The Impact of Conformance and Experiential Quality on Healthcare Cost and Clinical Performance
Executive Summary — This study examines the relationship between hospital's focus on both conformance and experiential dimensions of quality and their impact on financial and clinical outcomes. Conformance quality measures the level of adherence to evidence-based standards of care achieved by the hospitals. Experiential quality, on the other hand, measures the extent to which caregivers consider the specific needs of the patient in care and communication, as perceived by the patient. These are important dimensions to investigate because hospitals may face a tension between improving clinical outcomes and maintaining their financial bottom-line. However, little has been known on the joint impact of these dimensions on hospital performance in terms of cost and clinical quality. The authors' study, which examined data from multiple sources for the 3,458 U.S. acute care hospitals, is a first step towards understanding these relationships. Results show that hospitals with high levels of combined quality are typically associated with higher costs, but better clinical outcomes, as measured by length of stay and readmissions. These results suggest that hospitals face a tradeoff between cost performance and clinical outcomes. The study also finds that the effect of conformance quality on length of stay is dependent on the level of experiential quality. Taken together, these findings underline the important synergy that exists between conformance and experiential quality with regards to clinical outcomes, a topic that has been completely overlooked in the extant literature. Key concepts include:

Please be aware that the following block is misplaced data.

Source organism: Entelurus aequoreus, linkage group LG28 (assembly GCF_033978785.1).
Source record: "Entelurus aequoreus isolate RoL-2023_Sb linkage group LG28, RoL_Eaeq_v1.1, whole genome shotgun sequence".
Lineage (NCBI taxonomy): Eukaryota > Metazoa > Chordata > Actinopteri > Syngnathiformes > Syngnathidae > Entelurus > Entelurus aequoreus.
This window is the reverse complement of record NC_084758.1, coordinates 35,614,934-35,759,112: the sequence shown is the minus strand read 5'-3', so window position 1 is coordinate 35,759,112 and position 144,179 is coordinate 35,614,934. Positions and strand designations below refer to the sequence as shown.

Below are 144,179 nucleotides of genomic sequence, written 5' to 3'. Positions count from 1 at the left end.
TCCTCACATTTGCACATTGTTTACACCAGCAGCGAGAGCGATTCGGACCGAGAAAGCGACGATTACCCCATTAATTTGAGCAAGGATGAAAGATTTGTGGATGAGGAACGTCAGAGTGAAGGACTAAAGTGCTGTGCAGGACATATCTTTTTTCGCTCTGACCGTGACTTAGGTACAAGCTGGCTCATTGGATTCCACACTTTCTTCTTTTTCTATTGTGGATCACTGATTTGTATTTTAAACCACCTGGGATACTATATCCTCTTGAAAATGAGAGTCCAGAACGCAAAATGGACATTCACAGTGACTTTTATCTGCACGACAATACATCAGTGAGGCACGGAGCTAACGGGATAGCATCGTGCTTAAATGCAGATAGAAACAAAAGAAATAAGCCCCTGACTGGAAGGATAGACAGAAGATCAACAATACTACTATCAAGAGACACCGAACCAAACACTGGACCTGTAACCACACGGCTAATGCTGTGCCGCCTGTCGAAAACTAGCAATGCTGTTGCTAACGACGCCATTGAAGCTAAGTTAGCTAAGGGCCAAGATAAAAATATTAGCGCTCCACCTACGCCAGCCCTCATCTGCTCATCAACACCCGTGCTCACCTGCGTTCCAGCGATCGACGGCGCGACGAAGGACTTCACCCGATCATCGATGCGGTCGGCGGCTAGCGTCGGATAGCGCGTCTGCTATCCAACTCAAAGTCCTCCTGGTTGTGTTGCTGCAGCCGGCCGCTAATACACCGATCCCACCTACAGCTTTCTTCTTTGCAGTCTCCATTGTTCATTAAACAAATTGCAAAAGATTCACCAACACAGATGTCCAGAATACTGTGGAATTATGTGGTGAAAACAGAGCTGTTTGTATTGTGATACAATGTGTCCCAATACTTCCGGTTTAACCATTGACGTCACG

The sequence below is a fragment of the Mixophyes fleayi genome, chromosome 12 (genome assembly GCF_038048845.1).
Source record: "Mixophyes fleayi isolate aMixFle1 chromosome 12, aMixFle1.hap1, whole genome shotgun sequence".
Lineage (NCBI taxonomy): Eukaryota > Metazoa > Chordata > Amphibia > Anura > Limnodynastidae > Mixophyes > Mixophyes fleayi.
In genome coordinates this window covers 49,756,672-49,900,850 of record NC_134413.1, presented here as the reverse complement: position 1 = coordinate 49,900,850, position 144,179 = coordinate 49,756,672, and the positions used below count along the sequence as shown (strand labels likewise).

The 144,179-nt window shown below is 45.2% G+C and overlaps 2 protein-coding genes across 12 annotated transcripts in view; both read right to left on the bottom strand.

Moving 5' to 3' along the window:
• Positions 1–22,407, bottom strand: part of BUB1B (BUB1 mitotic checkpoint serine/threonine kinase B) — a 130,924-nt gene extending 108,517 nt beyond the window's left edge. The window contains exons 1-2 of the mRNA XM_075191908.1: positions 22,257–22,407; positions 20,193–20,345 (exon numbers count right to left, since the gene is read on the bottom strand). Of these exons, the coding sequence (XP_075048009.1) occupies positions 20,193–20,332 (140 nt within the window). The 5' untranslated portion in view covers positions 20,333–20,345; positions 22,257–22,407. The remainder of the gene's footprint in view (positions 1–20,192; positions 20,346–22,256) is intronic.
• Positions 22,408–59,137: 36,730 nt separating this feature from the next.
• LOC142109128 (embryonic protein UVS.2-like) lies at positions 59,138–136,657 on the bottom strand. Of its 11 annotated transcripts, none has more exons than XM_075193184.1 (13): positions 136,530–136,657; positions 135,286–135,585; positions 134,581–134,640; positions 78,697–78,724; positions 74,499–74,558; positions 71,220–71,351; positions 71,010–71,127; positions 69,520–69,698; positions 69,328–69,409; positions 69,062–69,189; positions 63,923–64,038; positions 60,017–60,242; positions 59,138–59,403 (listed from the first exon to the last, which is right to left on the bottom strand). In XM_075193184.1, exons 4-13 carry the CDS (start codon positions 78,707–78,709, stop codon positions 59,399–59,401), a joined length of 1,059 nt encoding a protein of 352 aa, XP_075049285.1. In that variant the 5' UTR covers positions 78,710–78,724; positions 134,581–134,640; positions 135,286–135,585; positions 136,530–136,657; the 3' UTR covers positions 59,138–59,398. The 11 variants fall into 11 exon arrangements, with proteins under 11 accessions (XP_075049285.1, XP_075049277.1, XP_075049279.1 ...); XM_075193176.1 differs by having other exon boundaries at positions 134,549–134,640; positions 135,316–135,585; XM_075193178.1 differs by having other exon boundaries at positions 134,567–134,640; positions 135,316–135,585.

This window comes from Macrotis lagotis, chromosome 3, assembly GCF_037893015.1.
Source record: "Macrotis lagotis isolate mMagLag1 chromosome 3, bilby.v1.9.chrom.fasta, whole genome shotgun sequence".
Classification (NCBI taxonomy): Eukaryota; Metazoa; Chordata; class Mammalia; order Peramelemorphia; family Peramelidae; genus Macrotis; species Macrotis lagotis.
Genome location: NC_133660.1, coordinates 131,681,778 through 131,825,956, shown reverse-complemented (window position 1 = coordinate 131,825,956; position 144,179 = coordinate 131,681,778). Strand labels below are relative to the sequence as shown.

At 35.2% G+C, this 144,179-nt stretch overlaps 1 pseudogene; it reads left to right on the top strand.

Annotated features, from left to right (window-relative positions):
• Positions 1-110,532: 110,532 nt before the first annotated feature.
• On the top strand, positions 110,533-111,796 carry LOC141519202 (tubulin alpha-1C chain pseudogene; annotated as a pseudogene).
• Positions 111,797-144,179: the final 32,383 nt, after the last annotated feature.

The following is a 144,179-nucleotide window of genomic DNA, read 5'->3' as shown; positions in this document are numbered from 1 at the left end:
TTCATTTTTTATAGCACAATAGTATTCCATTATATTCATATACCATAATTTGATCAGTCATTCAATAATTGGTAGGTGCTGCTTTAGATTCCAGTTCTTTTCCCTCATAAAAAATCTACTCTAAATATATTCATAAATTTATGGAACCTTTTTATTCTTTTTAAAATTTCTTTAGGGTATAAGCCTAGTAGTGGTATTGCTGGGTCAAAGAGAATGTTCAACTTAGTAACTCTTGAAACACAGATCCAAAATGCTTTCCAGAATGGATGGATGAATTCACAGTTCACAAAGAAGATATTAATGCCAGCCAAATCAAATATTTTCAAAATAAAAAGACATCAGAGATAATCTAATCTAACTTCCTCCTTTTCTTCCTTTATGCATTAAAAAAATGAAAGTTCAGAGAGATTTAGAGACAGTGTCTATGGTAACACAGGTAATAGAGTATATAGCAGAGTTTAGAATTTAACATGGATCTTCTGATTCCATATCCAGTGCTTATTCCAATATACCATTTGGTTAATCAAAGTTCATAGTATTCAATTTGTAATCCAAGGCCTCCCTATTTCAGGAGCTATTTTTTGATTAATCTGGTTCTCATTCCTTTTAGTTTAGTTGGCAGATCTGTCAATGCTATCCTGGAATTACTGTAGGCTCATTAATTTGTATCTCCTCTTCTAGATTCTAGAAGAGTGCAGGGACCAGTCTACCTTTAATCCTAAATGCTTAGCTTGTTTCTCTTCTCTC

- Hospitals with high levels of combined quality are typically associated with higher costs, but better clinical outcomes, as measured by length of stay and readmissions.
- Integrating experiential quality into the delivery of care requires caregivers to understand that conformance quality is important, but just one part of achieving excellent clinical outcomes.
- Experiential quality requires ensuring that patients have a voice in their own care. This might trigger cultural resistance given the inherent bias towards conformance quality.
- The need for hospitals to promote such radically new representation, despite its clear health benefits, implies an inevitable cost-quality tradeoff. However, this tradeoff might diminish over time, as the culture slowly shifts and caregivers learn to better integrate both process quality dimensions in a more supportive environment.
- This study addresses a missing gap on the benefit for a systemic approach to learning in care delivery.h
The quality of operational processes is an important driver of performance in hospitals. In particular, processes that reliably deliver both evidence-based and patient-centered care, which we call conformance and experiential quality respectively, have been argued to result in better clinical outcomes. However, hospitals, in general, struggle to perform well on these quality dimensions. Operations management theory suggests that this may be due to the cost involved in combining these dimensions. In other words, there may be a tradeoff between clinical and financial performance. To investigate this issue in detail, we use longitudinal data from 3,458 U.S. acute care hospitals and examine the relationships between conformance and experiential quality and two important dimensions of hospital performance: cost efficiency and clinical outcomes. We find that hospitals with high levels of both conformance and experiential quality demonstrate better clinical outcomes as measured by length of stay and readmissions, but have worse performance with regard to cost efficiency. This may result in hospitals inability to invest in both conformance and experiential quality due to the greater financial burden. We conclude by highlighting that although hospitals may need to persevere through a short-term financial hardship to achieve high levels of both conformance and experiential quality, financial performance benefits are likely to emerge in the longer term. Our results have implications for researchers and policy makers investigating the operational processes, clinical outcomes, and financial performance of hospitals.